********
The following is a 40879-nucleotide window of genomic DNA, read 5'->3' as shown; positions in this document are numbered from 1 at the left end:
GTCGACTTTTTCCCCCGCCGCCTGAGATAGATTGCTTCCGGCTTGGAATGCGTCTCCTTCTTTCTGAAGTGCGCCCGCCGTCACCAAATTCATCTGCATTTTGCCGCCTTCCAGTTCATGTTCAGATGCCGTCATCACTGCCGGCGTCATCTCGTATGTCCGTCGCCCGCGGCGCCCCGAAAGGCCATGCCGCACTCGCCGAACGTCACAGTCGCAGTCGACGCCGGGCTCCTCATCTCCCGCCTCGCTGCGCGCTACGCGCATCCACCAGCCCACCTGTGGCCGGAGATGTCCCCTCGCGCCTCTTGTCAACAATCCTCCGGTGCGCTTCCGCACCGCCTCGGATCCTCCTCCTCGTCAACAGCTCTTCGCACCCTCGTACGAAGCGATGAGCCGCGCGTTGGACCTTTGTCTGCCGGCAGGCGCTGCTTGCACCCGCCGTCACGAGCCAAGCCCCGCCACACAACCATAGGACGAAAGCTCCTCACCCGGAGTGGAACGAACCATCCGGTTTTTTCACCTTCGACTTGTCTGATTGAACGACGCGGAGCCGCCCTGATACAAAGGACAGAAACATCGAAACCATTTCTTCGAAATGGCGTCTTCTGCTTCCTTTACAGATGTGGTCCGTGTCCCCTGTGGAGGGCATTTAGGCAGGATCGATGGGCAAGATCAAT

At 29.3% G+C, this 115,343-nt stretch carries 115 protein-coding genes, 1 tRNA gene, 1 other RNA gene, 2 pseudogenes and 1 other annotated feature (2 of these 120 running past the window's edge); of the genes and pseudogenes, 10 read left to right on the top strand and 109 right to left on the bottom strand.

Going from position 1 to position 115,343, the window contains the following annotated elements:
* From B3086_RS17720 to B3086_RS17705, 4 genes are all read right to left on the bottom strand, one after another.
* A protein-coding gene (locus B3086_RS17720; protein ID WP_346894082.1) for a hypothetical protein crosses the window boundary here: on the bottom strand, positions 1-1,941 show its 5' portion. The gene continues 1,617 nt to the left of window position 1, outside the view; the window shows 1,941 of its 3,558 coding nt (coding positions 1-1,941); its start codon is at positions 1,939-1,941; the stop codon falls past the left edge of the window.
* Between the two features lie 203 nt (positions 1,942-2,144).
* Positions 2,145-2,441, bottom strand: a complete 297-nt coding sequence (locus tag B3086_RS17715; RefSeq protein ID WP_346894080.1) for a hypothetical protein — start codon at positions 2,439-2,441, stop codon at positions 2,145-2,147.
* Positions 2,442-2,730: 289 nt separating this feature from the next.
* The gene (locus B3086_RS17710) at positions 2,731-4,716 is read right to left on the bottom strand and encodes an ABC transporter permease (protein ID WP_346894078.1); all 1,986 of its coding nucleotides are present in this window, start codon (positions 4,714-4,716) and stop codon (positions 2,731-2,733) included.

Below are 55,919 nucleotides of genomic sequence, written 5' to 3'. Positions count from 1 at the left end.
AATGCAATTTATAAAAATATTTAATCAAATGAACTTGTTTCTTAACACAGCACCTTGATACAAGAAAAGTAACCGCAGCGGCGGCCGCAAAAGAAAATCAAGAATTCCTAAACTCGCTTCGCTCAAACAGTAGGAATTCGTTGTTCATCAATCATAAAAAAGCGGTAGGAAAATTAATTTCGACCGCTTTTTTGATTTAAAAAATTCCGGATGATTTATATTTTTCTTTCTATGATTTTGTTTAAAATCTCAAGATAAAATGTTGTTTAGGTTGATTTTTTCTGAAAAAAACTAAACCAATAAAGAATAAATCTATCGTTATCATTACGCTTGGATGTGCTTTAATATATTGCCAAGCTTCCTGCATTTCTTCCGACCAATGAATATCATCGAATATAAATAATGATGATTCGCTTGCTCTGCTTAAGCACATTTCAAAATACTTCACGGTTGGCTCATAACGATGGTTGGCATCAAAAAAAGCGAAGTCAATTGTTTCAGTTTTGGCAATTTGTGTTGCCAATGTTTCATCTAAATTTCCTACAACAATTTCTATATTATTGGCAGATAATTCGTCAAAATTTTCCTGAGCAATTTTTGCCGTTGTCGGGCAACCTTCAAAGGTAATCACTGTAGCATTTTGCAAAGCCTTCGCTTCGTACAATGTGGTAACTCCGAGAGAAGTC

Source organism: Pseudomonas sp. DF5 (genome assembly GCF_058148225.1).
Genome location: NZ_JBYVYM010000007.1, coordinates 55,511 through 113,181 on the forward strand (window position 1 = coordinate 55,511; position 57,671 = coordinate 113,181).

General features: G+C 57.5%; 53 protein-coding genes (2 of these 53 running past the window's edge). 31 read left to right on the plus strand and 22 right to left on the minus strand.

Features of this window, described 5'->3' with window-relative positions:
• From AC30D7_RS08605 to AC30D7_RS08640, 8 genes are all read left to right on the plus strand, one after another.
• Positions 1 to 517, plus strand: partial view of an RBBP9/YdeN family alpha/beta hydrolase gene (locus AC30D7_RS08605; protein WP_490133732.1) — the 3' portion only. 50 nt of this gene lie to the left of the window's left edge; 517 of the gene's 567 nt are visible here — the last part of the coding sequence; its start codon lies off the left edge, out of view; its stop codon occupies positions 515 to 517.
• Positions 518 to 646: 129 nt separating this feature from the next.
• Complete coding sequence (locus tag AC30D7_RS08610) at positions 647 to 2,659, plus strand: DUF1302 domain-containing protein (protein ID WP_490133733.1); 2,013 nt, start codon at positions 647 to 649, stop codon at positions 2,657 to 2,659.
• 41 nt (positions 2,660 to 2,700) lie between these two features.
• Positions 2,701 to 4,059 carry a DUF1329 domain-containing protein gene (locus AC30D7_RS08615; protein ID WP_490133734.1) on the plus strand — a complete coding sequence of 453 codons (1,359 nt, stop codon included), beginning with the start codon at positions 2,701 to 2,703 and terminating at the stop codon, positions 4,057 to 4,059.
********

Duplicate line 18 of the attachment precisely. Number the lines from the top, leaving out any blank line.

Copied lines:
• Positions 1 to 517, plus strand: partial view of an RBBP9/YdeN family alpha/beta hydrolase gene (locus AC30D7_RS08605; protein WP_490133732.1) — the 3' portion only. 50 nt of this gene lie to the left of the window's left edge; 517 of the gene's 567 nt are visible here — the last part of the coding sequence; its start codon lies off the left edge, out of view; its stop codon occupies positions 515 to 517.